Other than the Chomsky-fest in the final chapter, the author's general remarks about slang (it represents a deliberate break with established conventions, often with the intent of defining a particular 'in'-group; commonly serves as a vehicle for people to show off their linguistic prowess/indulge their pleasure in language games) don't go beyond anything you hadn't already figured out for yourself.
There were two specific points where I just couldn't share the author's enthusiasm (which just seemed endearingly goofy, but weird).
Homeric infixing (the reference is to the Simpsons, not the Odyssey), exemplified by "edumacation", "saxamaphone", or the hideous Flanders variation where the infix is 'diddly', is neither as clever nor as fascinating as Professor Adams appears to think. The amount of space devoted to this single linguistic tic was vast, baffling, and lethally boring.
The phrase "how's it going, protozoan?" might have seemed clever, once, when some member of the author's family coined it at the breakfast table. It is not a phrase that deserves to appear in print more than once. That it appears repeatedly throughout the book, often in conjunction with even more regrettable phrases, such as "Please don't pout, my sauerkraut" and "Don't rock the boat, you billy goat!" is unfortunate, to say the least. It was as if Teddy Ruxpin had suddenly joined the debate.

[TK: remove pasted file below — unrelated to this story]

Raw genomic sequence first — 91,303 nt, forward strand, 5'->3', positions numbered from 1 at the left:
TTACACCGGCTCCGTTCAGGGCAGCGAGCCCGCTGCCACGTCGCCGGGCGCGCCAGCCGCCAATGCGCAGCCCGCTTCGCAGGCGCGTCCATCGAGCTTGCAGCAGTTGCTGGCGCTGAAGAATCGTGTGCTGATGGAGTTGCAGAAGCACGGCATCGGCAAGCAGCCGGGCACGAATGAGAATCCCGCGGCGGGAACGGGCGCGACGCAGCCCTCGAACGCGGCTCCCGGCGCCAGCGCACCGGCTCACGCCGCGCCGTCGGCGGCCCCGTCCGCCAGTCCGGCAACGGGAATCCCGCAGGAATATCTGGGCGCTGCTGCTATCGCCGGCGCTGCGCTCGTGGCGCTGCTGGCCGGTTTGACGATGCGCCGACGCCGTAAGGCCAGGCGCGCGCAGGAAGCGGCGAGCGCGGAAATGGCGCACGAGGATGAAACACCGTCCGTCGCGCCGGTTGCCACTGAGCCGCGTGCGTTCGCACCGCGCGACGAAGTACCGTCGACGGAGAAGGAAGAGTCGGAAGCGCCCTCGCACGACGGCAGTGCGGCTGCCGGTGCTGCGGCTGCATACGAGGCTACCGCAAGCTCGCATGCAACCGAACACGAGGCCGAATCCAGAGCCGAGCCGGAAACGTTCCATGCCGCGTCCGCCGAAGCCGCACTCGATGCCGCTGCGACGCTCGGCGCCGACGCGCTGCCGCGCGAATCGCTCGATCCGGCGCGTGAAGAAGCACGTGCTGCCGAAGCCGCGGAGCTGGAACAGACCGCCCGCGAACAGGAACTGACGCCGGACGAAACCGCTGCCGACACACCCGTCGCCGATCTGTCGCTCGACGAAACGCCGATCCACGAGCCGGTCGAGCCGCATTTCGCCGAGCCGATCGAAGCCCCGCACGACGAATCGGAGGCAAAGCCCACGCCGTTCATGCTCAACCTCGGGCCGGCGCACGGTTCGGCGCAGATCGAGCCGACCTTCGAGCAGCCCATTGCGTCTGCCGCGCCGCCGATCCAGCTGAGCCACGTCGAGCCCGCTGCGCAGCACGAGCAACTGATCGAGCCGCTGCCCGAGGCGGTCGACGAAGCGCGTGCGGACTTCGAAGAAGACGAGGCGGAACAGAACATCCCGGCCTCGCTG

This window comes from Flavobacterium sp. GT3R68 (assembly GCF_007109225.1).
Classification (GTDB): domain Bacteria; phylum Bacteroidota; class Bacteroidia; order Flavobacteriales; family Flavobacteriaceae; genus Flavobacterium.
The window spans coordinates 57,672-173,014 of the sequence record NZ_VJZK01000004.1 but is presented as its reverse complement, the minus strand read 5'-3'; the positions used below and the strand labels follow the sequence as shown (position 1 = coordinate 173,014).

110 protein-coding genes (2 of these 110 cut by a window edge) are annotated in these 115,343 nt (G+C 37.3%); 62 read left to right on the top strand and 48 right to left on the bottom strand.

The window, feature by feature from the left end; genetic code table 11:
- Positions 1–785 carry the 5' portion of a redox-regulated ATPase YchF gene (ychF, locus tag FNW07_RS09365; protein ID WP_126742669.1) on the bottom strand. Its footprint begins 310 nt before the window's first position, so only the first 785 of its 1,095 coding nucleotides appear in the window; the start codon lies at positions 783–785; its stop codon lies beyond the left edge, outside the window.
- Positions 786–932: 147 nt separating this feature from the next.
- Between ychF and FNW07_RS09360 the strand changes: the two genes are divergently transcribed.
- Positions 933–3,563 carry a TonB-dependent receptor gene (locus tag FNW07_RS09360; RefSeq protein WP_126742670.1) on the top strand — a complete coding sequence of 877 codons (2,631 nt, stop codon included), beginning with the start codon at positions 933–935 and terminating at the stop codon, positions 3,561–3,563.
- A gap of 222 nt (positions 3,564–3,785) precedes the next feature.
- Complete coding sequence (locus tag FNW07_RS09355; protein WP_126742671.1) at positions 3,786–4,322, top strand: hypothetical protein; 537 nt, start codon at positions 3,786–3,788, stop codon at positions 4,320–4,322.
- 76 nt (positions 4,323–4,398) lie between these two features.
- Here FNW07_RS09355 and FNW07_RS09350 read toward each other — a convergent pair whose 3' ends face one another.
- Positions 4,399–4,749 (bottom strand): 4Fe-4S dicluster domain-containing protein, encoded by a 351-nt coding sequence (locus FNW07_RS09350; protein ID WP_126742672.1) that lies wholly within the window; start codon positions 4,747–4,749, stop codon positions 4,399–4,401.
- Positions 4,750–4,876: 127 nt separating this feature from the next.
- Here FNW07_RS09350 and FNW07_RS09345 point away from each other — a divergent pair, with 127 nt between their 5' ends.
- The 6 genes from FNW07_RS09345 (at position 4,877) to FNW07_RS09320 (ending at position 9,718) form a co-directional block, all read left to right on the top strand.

I was perfectly happy to excuse these lapses, given that the author provided several more entries to add to my list of euphemisms for the act of manustupration. Other pleasures included the hundred or more slang terms for ecstasy included in the first chapter, the primer on dating and sex terms used by young soccer moms ('perma-laid', 'flirt buddies', 'coin-slot shot', 'spliff'), slayer slang, and snowboarding jargon. Not to mention learning such necessary urban survival terms as 'bagpiping', 'maple bar', 'lobbin' and 'cherryoke'. That last one is what you lose at your first karaoke performance - the others you'll have to research for yourself.